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WHAT MAKES A GOOD CLUE?
[NOTE: This is an old article dating back to 2006. I've since come to think that, interesting though it is to those who enjoy crossword talk, it isn't of much practical use. It's not going to help solvers much and its value for would-be setters is minimal.
There's probably more to be gained from studying flawed clues, so I set up a separate section which analyses examples taken from published puzzles. Nevertheless, I hope the article below will be of interest and provide food for thought - but don't expect earth-shattering insights!
]

By 'clue' I mean British-style cryptic clue. (There's something to be said for the witty/clever, off-beat definition clues that sometimes appear in US-style puzzles but not in this article.) A good cryptic clue must be properly constructed, of course. By this I mean:
It has a definition and an element of wordplay (or cryptic definition/multiple definition or an & lit construction).
The wordplay element obeys logical rules enabling the solver to work out the solution - e.g. any anagram is properly indicated, it doesn't contain extraneous words unhelpful to the solver, etc.
Definition and word play should not overlap (except in the case of an & lit).
It should read well and make sense as a sentence/phrase.
I recognise it's possible to break one or or more of the above 'rules' yet produce a good enjoyable clue and I'm delighted when this happens. More often than not, though, such liberties seem to have been taken merely for the sake of surface reading - or, worse, to make the setter look clever. Which brings me to the most important 'rule' ...
Above all, the clue should - however ingenious, however devious - be fair to the solver.

So, given the above, what is it that makes some clues special? Well, I'm sure most people would cite wit, succinctness and aptness/topicality. Beyond that there are likely to be differences of opinion - between individuals, of course, but also between categories of crossworders. I'd say there are three main groups, each having its own take on and approach to the crossword: solvers, setters and clue competition entrants. Let's look at clues from the point of view of each of these groups.

1) Crossword setters - as a setter myself I 'appraise' other setters' clues of course. I can be impressed by their clever or humorous clues but I know that such flashes of brilliance often come about by luck. What I really like to see is a clue which, though not great necessarily, has clearly taxed to the full the setter's skills and resources. I would put into that category Fawley's clue for NYMPHET: Nabokovís refusal to restrict rate of progress for Lolita? (MPH inside NYET). Good clues for words that are difficult to clue or fresh, creative clues for 'old chestnuts' I appreciate too. Certainly, when I as a setter manage to produce the goods for a seemingly 'unclueable' word/phrase, I get the biggest kick of all. One example is the awkward 'CFCs' (refrigerant, etc. gases.) for which I managed:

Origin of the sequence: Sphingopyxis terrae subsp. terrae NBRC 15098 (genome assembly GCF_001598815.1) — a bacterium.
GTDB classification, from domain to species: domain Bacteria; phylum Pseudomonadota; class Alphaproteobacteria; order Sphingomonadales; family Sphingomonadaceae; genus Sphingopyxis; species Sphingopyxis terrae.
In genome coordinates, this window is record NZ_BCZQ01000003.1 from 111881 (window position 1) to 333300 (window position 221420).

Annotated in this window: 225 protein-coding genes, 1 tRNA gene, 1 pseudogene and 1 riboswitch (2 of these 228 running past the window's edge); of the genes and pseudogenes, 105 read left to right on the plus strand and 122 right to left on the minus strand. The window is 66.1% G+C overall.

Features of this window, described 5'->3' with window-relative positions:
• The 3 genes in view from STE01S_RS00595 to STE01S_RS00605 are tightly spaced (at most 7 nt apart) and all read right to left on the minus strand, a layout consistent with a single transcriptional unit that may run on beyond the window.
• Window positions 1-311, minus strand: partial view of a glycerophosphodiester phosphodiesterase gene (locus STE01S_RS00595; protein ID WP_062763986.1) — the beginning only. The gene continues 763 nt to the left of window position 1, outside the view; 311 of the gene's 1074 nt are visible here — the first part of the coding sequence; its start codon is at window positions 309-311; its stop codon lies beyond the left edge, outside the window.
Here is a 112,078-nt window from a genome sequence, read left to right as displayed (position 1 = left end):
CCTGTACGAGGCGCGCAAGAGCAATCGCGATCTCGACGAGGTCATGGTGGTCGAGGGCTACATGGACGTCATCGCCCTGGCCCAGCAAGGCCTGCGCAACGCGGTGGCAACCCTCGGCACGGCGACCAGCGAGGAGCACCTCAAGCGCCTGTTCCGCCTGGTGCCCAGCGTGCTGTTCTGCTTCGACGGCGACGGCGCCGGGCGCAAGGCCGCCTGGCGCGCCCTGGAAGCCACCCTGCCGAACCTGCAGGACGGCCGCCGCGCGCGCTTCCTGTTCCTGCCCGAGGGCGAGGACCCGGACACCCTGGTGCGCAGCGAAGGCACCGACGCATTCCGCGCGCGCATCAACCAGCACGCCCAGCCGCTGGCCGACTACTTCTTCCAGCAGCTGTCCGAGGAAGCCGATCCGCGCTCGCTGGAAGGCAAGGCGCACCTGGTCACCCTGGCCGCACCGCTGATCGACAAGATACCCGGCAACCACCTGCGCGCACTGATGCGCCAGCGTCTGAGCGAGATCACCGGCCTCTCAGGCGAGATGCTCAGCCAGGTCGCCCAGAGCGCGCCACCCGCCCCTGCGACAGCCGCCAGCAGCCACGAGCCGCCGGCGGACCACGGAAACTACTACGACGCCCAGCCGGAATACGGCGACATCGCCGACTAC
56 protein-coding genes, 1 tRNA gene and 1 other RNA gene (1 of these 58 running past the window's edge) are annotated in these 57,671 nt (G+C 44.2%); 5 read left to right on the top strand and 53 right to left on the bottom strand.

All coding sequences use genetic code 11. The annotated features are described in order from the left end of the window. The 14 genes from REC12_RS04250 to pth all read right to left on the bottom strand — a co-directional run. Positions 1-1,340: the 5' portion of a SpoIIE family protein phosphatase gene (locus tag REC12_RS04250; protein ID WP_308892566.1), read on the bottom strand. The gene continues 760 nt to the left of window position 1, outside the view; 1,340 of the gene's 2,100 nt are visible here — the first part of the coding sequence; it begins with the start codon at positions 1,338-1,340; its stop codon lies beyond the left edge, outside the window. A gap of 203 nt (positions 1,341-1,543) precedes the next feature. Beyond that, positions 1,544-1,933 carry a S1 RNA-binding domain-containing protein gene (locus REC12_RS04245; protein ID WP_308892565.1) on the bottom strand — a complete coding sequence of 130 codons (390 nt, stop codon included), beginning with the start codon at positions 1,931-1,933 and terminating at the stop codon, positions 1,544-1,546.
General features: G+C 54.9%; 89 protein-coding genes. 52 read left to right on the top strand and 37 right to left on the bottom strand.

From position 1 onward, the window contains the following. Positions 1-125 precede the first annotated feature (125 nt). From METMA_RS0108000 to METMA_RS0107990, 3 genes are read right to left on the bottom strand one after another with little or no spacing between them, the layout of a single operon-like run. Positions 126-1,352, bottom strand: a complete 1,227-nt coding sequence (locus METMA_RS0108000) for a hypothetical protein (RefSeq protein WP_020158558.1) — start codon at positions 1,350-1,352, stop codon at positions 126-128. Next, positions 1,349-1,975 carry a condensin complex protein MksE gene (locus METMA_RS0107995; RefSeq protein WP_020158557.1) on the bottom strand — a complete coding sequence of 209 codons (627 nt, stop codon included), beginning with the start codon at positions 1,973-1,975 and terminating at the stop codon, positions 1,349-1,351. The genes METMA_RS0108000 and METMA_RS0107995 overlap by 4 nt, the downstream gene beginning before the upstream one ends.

They don't improve the atmosphere of Chileís premier football clubs
.

We often praise the brilliant clue but perhaps we'd do ourselves more of a favour as solvers by showing our appreciation for clues where the setter has gone the extra mile to provide a fair and entertaining challenge. We should be encouraging setters to put solvers' best interests first, not to show off with clever, flashy clues (which, I'm afraid, often means they're obliged to 'cheat' when wording the clue).

2) Clue-writing contestants/judges - I'm not all that keen on clue-writing competitions (nothing to do with the fact that I'm not very good at them, of course). Don't you think there's something unsatisfactory, sterile, about a clue isolated from its companions and its crossword grid? Successful clues often don't seem to be judged on whether, in a real crossword context, they'd present solvers with a satisfying challenge. The judges often talk of 'elegance' in clue construction, which I take to mean the clue not only reads well (indeed, rolls off the tongue) but is deftly and succinctly expressed or aptly captures the essence of the solution. In the end, though, I feel that a competition clue, to be successful, needs to have a 'stand-out' quality that begs for it to be taken out of its box, as it were, for closer study and admiration. To be honest, I find such a clue just a bit too pleased with itself!

Nevertheless, competitions do produce some ingenious clues. What's more they illustrate the many ways it's possible to clue the same word - and even when two cluers have adopted the same approach, there's often a surprising difference in their chosen wording.
Here are a couple of good examples, taken from an  About.com competition for a clue for FRANKENSTEIN:
Clue 1 - Open, with intense trembling, a classic tale of shock and horror. (by Gordon Murray)
Clue 2 - Patchwork monster ran, sent knife reeling. (by Patti Itterman)